India as a Pharmaceutical Power of the world
The COVID 19 outbreak has put pressure on the pharmaceutical markets of the world. North America, Europe and Japan jointly account for 82% of audited and unaudited drug sales. Annual growth in the European Union (EU) has slowed to 5.8%, and sales are increasing at an even more sluggish rate in Japan (2.1%) and North America (1.4%). Impending policy changes, promoting the use of generics in these key markets are expected to further dent the top- and bottom-line of global pharma majors. The industry is bracing itself for some fundamental changes in the marketplace and is looking at newer ways to derive growth. The growing Indian pharmaceutical market is likely to become a competitor & a potential partner. The exponential rise in the cases of COVID 19 and subsequent deaths has put an unsurmountable pressure not only on the frontline & essential service workers but also the medicine industry. With no respite from the pandemic, the world leaders and industries are looking up to India to help them provide medicines like Hydroxychloroquine & Azithromycin supplies. India has considerable manufacturing expertise and Indian companies are among the world leaders in the production of generics and vaccines. As both of these areas become more important, Indian producers are likely to take a large role on the world stage – and potentially partner with global pharma companies to market their wares outside of India.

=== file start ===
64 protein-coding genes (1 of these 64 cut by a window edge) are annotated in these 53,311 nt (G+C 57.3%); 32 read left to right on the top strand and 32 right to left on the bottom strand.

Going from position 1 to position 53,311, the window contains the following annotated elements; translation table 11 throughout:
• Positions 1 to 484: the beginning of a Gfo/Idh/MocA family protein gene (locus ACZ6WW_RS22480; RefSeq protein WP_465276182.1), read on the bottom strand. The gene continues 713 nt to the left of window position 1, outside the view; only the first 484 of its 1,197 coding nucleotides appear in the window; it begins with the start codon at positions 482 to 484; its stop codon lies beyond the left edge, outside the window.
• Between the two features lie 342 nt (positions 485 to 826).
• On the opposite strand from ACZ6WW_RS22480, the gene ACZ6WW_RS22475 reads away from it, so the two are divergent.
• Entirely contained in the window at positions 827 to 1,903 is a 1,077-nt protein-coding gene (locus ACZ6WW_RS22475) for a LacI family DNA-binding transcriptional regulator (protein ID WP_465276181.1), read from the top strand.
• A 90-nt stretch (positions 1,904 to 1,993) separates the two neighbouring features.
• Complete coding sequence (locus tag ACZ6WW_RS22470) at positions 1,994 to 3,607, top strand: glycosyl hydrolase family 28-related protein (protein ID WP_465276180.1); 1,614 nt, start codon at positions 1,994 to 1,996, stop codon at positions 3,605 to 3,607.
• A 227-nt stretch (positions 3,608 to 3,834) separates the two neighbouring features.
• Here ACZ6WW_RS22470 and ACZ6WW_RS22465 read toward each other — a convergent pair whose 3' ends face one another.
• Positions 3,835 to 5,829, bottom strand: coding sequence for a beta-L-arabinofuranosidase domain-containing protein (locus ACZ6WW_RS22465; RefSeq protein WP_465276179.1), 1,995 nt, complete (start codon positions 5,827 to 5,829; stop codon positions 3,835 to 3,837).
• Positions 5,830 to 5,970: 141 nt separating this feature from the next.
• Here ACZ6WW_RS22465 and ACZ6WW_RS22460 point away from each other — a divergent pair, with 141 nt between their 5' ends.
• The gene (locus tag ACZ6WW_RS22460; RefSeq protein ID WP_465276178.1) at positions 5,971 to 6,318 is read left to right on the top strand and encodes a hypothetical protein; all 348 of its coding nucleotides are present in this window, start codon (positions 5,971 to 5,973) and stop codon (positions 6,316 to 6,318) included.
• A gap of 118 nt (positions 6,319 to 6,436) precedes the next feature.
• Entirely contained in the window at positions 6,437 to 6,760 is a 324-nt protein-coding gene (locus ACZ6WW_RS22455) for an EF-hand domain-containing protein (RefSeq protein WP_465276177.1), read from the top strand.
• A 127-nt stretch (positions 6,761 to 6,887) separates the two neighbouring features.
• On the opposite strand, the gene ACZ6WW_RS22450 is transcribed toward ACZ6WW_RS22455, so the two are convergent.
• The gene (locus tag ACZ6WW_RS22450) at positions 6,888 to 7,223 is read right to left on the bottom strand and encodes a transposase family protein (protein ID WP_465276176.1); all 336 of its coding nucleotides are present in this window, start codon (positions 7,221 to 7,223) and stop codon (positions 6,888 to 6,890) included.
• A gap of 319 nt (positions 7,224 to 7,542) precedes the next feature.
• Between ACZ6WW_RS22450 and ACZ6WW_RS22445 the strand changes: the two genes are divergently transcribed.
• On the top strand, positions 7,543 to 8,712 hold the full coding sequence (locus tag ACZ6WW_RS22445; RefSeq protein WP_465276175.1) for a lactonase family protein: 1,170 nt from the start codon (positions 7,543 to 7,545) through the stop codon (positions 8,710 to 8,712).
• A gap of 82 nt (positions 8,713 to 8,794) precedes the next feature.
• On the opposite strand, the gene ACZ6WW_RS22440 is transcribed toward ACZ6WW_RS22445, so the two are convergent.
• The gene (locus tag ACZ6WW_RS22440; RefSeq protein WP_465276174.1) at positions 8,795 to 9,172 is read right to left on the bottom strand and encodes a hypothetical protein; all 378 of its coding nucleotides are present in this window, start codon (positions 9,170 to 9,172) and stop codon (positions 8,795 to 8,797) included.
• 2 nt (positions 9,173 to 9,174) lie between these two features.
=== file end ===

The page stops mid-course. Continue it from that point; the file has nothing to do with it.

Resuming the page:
India’s pharmaceuticals industry looks set for solid long-term growth. It already ranks fourteenth in the global league table. The Indian Government’s Department of Pharmaceuticals has also initiated operations for a peoples’ medicines shop, called ‘Jan Aushadhi,’ in various locations. These shops sell generic medicines at much cheaper rates than the price of corresponding branded medicines. Some multinational pharma companies are already taking measures to reach a larger patient population by reducing drug prices and increasing affordability. As part of the Commonwealth, India inherited its intellectual property laws from Great Britain. However, after gaining independence in 1947, there was a growing consensus that to boost manufacturing restrictive product patents must be temporarily removed. In 1970, amendments to the Indian Patents Act abolished product patents but retained Process patents with a reduced span of protection.
During the absence of any product patent regime, the Indian Pharmaceutical Industry grew at a remarkable pace, ultimately becoming a net exporter, the world’s third-largest by volume, and fourteenth-largest by value. The Novartis Vs. Union of India is a landmark decision by a two-judge bench of the Indian Supreme Court on the issue of whether Novartis could patent Gleevec in India. Supreme Court decided that the substance that Novartis sought to the patent was indeed a modification of a known drug (the raw form of imatinib, which was publicly disclosed in the 1993 patent application and in scientific articles), that Novartis did not present evidence of a difference in therapeutic efficacy between the final form of Gleevec and the raw form of imatinib, and that therefore the patent application was properly rejected by the patent office and lower courts. Had Novartis won and gotten its patent issued, it could not have prevented generics companies in India from continuing to sell generic Gleevec, but it could have obligated them to pay a reasonable royalty under a grandfather clause included in India’s patent law.